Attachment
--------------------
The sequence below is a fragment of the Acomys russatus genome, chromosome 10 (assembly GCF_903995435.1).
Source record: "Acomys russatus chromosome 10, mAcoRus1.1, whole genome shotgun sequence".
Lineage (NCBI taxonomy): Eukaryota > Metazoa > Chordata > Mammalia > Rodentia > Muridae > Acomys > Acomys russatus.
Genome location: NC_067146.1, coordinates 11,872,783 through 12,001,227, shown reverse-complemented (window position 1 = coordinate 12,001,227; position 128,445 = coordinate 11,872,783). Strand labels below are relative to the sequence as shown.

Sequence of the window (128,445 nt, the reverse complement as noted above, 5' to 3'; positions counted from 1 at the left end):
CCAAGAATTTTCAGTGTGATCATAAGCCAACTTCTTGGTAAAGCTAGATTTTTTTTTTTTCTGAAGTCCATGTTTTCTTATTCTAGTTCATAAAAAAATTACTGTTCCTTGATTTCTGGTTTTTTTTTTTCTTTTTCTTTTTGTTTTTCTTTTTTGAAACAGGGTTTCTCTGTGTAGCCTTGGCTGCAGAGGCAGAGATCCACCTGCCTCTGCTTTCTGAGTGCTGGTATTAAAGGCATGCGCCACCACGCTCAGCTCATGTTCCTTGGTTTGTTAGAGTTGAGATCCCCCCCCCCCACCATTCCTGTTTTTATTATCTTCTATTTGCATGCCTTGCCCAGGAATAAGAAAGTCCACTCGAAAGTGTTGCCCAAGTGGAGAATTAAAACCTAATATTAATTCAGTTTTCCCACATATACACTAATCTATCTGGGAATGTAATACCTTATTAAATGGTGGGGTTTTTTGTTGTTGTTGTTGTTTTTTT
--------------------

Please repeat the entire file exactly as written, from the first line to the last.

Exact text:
The sequence below is a fragment of the Acomys russatus genome, chromosome 10 (assembly GCF_903995435.1).
Source record: "Acomys russatus chromosome 10, mAcoRus1.1, whole genome shotgun sequence".
Lineage (NCBI taxonomy): Eukaryota > Metazoa > Chordata > Mammalia > Rodentia > Muridae > Acomys > Acomys russatus.
Genome location: NC_067146.1, coordinates 11,872,783 through 12,001,227, shown reverse-complemented (window position 1 = coordinate 12,001,227; position 128,445 = coordinate 11,872,783). Strand labels below are relative to the sequence as shown.

Sequence of the window (128,445 nt, the reverse complement as noted above, 5' to 3'; positions counted from 1 at the left end):
CCAAGAATTTTCAGTGTGATCATAAGCCAACTTCTTGGTAAAGCTAGATTTTTTTTTTTTCTGAAGTCCATGTTTTCTTATTCTAGTTCATAAAAAAATTACTGTTCCTTGATTTCTGGTTTTTTTTTTTCTTTTTCTTTTTGTTTTTCTTTTTTGAAACAGGGTTTCTCTGTGTAGCCTTGGCTGCAGAGGCAGAGATCCACCTGCCTCTGCTTTCTGAGTGCTGGTATTAAAGGCATGCGCCACCACGCTCAGCTCATGTTCCTTGGTTTGTTAGAGTTGAGATCCCCCCCCCCCACCATTCCTGTTTTTATTATCTTCTATTTGCATGCCTTGCCCAGGAATAAGAAAGTCCACTCGAAAGTGTTGCCCAAGTGGAGAATTAAAACCTAATATTAATTCAGTTTTCCCACATATACACTAATCTATCTGGGAATGTAATACCTTATTAAATGGTGGGGTTTTTTGTTGTTGTTGTTGTTTTTTT